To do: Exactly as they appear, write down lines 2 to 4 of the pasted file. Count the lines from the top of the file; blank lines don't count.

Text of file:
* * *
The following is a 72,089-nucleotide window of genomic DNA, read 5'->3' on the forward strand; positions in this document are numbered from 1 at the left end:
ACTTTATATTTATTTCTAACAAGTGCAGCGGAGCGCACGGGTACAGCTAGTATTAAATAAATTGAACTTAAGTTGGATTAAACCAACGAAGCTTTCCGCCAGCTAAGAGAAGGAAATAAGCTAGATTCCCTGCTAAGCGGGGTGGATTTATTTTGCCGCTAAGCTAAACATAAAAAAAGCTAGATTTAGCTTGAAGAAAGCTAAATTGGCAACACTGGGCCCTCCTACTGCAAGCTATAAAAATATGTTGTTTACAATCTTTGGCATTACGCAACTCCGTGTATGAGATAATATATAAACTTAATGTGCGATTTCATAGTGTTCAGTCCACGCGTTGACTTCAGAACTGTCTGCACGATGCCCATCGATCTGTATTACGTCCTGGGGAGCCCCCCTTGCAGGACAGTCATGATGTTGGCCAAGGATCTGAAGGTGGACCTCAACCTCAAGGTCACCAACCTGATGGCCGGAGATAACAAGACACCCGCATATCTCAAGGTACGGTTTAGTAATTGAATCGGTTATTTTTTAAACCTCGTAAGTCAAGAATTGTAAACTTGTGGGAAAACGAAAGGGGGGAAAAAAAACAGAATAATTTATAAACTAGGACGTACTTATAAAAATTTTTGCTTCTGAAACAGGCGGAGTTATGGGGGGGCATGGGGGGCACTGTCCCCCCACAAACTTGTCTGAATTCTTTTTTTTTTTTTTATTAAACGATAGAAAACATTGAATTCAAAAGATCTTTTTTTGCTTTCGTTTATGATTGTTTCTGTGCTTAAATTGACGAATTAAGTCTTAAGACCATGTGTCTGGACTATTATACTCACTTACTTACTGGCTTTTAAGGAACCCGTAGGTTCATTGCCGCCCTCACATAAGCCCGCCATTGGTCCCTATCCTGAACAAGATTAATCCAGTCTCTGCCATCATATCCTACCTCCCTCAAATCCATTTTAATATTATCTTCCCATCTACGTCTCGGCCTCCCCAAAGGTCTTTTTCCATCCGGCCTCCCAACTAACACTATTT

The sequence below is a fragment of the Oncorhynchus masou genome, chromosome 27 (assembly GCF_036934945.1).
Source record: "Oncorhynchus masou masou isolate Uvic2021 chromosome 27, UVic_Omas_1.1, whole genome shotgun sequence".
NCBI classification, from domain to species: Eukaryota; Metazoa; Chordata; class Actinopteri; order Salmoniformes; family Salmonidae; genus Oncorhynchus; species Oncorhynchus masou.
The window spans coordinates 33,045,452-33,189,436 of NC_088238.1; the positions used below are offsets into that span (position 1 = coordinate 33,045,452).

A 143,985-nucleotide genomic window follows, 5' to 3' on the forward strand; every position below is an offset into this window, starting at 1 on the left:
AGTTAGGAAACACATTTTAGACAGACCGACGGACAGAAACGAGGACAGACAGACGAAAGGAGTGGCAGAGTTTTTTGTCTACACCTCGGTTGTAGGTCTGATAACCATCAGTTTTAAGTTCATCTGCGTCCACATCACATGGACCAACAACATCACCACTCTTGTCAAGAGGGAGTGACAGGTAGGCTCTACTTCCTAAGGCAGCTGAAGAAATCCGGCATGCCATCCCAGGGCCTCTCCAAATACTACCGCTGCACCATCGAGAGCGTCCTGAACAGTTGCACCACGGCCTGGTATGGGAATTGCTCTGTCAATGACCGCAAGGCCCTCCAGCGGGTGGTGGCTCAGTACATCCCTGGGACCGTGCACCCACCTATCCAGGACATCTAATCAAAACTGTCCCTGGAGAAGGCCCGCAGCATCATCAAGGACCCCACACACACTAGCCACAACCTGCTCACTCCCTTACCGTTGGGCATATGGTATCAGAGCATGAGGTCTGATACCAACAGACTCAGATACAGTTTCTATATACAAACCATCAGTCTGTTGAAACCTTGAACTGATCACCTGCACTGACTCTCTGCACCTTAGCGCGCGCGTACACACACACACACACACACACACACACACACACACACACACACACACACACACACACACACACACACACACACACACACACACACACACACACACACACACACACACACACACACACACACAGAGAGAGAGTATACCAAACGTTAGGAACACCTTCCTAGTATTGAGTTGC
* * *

ACTTTATATTTATTTCTAACAAGTGCAGCGGAGCGCACGGGTACAGCTAGTATTAAATAAATTGAACTTAAGTTGGATTAAACCAACGAAGCTTTCCGCCAGCTAAGAGAAGGAAATAAGCTAGATTCCCTGCTAAGCGGGGTGGATTTATTTTGCCGCTAAGCTAAACATAAAAAAAGCTAGATTTAGCTTGAAGAAAGCTAAATTGGCAACACTGGGCCCTCCTACTGCAAGCTATAAAAATATGTTGTTTACAATCTTTGGCATTACGCAACTCCGTGTATGAGATAATATATAAACTTAATGTGCGATTTCATAGTGTTCAGTCCACGCGTTGACTTCAGAACTGTCTGCACGATGCCCATCGATCTGTATTACGTCCTGGGGAGCCCCCCTTGCAGGACAGTCATGATGTTGGCCAAGGATCTGAAGGTGGACCTCAACCTCAAGGTCACCAACCTGATGGCCGGAGATAACAAGACACCCGCATATCTCAAGGTACGGTTTAGTAATTGAATCGGTTATTTTTTAAACCTCGTAAGTCAAGAATTGTAAACTTGTGGGAAAACGAAAGGGGGGAAAAAAAACAGAATAATTTATAAACTAGGACGTACTTATAAAAATTTTTGCTTCTGAAACAGGCGGAGTTATGGGGGGGCATGGGGGGCACTGTCCCCCCACAAACTTGTCTGAATTCTTTTTTTTTTTTTTATTAAACGATAGAAAACATTGAATTCAAAAGATCTTTTTTTGCTTTCGTTTATGATTGTTTCTGTGCTTAAATTGACGAATTAAGTCTTAAGACCATGTGTCTGGACTATTATACTCACTTACTTACTGGCTTTTAAGGAACCCGTAGGTTCATTGCCGCCCTCACATAAGCCCGCCATTGGTCCCTATCCTGAACAAGATTAATCCAGTCTCTGCCATCATATCCTACCTCCCTCAAATCCATTTTAATATTATCTTCCCATCTACGTCTCGGCCTCCCCAAAGGTCTTTTTCCATCCGGCCTCCCAACTAACACTATTT

The sequence below is a fragment of the Oncorhynchus masou genome, chromosome 27 (assembly GCF_036934945.1).
Source record: "Oncorhynchus masou masou isolate Uvic2021 chromosome 27, UVic_Omas_1.1, whole genome shotgun sequence".